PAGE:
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Concept February

Involving your pupils in the decision making for purchasing and planning your indoor or outdoor play space.

When deciding on the best equipment and facilities to integrate into your playground a great way to help the decision process is to ask the pupils to identify what they would like to have in their grounds, perhaps they have seen different types of equipment or play spaces in other environments that they would like to have access to or even have an ingenious idea for a new product.

It is important to ask the children why they want a specific piece of equipment. This will ultimately help narrow down the theme and equipment required for a space.

What do they want to be able to do? (Climb / Run / Slide / Jump?)

Perhaps your pupils would like an area that encourages creativity, perhaps a space where they can Paint, Draw and Reflect?

Maybe items that can supplement their own imaginative games like play houses or roadways?

By collating the information received from the children, this can then be translated into the perfect play space.

There is such a wide range of equipment, surfacing, markings on offer and different play equipment can have a multitude of diverse uses.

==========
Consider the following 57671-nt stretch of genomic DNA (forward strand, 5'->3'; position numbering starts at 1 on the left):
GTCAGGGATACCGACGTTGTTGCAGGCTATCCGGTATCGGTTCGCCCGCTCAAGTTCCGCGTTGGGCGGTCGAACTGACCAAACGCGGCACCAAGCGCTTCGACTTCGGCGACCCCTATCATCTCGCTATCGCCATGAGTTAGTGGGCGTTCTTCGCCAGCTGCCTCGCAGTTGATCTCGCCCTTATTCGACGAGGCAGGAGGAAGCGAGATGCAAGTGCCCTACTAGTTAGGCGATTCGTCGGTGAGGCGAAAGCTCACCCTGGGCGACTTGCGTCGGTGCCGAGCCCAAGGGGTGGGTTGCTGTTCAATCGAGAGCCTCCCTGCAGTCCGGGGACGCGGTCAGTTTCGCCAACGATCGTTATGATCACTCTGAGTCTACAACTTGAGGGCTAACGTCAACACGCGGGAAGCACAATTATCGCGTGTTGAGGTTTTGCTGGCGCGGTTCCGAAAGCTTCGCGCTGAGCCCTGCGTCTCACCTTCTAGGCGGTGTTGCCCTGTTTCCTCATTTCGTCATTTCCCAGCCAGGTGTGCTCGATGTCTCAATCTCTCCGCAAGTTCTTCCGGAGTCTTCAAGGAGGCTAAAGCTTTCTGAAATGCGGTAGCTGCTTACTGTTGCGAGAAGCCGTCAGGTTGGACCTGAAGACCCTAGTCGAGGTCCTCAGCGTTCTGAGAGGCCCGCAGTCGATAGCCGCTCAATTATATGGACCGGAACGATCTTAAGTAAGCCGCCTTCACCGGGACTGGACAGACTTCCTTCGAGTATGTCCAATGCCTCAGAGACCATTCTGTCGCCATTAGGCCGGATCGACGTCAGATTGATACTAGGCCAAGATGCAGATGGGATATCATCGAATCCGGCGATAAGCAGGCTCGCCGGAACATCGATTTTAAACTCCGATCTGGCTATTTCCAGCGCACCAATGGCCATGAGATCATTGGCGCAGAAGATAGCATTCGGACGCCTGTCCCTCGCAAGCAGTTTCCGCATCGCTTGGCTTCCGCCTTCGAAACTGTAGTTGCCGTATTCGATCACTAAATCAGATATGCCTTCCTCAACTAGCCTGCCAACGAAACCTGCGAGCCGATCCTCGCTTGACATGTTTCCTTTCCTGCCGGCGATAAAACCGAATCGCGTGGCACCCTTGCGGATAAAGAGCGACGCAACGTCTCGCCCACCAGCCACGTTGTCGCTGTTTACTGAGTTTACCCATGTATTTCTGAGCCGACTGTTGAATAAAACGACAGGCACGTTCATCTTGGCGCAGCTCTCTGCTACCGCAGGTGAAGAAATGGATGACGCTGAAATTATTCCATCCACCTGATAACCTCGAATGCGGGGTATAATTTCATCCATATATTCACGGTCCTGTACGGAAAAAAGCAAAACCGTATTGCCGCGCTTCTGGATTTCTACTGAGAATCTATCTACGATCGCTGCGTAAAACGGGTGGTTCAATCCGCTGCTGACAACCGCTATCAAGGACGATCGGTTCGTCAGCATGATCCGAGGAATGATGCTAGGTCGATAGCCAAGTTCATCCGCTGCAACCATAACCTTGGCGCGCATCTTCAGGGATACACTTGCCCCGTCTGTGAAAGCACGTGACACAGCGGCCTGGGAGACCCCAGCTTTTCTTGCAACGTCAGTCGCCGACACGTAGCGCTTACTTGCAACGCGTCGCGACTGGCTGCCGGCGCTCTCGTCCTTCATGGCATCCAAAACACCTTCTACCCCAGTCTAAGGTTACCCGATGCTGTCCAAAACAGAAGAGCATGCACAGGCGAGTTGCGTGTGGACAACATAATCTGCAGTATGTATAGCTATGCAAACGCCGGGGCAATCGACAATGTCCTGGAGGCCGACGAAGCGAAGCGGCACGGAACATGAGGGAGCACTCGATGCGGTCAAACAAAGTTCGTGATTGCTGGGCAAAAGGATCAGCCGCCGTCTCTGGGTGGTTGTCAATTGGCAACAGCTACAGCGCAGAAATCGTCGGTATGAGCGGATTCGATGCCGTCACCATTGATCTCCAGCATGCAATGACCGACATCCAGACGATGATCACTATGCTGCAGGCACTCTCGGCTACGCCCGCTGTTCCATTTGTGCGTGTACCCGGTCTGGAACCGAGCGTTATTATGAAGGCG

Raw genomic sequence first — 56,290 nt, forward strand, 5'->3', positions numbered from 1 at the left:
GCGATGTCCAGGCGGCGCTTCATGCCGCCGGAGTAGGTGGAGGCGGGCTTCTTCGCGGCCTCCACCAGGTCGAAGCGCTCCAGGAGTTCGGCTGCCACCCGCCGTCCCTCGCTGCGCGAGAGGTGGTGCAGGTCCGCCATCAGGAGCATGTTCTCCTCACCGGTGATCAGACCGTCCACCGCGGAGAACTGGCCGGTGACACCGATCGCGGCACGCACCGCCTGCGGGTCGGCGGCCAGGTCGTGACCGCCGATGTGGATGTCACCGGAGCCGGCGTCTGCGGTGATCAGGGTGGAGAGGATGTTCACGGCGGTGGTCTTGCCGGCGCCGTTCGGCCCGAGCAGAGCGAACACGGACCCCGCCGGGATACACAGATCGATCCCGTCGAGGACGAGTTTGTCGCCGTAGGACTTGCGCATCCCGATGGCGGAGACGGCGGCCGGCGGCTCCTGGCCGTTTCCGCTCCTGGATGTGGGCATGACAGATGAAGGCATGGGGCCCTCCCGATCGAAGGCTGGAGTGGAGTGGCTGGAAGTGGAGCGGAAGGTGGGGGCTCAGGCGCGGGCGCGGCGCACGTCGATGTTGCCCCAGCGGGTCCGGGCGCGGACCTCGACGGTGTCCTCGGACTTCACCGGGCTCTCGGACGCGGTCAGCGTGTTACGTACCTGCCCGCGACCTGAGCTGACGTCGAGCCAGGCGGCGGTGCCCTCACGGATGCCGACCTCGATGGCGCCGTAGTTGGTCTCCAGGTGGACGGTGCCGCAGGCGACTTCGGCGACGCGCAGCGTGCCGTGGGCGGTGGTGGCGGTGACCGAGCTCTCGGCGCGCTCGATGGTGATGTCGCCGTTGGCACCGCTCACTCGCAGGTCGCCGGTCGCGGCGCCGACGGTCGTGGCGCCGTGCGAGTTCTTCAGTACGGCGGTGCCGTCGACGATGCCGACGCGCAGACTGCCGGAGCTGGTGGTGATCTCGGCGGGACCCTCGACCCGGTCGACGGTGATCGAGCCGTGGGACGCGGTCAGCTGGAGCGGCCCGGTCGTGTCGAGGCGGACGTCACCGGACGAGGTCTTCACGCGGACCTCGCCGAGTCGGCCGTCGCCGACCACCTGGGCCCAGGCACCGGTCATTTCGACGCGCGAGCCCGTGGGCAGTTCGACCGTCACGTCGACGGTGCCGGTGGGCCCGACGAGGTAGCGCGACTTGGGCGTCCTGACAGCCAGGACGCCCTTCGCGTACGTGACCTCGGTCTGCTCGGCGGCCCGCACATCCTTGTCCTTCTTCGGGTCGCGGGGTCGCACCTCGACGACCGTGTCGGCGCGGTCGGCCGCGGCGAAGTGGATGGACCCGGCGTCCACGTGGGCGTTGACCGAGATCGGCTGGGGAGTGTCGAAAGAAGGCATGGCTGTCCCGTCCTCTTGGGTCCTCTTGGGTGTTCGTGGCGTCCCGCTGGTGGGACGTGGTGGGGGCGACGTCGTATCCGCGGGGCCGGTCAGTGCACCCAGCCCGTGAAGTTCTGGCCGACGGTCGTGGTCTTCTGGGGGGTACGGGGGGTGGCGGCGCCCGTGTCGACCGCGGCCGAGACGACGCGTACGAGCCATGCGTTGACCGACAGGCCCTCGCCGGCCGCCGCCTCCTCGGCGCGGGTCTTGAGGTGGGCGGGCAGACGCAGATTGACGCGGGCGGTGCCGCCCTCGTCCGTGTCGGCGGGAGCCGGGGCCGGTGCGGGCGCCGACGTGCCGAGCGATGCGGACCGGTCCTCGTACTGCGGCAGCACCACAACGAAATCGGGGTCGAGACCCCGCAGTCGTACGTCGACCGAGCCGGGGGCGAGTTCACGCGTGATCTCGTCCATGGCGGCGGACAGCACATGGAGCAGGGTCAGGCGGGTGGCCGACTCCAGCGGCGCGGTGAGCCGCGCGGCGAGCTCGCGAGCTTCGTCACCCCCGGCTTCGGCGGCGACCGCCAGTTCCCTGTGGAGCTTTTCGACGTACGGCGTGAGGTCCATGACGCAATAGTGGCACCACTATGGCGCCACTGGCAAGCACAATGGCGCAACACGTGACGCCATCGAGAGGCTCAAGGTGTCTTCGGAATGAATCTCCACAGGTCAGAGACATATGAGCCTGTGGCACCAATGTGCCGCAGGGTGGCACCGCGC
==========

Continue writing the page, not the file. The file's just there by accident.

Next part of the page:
A simple seating area can not only accommodate children to help relax and eat lunch but can be used on hot summer days when the class moves outdoors or as a place for parents to wait in the playground for their children.

A slide can not only be a fun part of the playground but also becomes a place to test out the effect of friction and gravity for a science class!

The possibilities are endless and with such a diverse range of options, deciding on the right equipment can be quite a daunting task!

A great way is to get the whole class involved and integrate the decision process into a lesson.

This can be organised as a class or year group project where each pupil receives a work sheet or creates a mood board from existing play equipment images.

Contact us on social media for a worksheet designed to get the best idea to get the children involved in the decision making.

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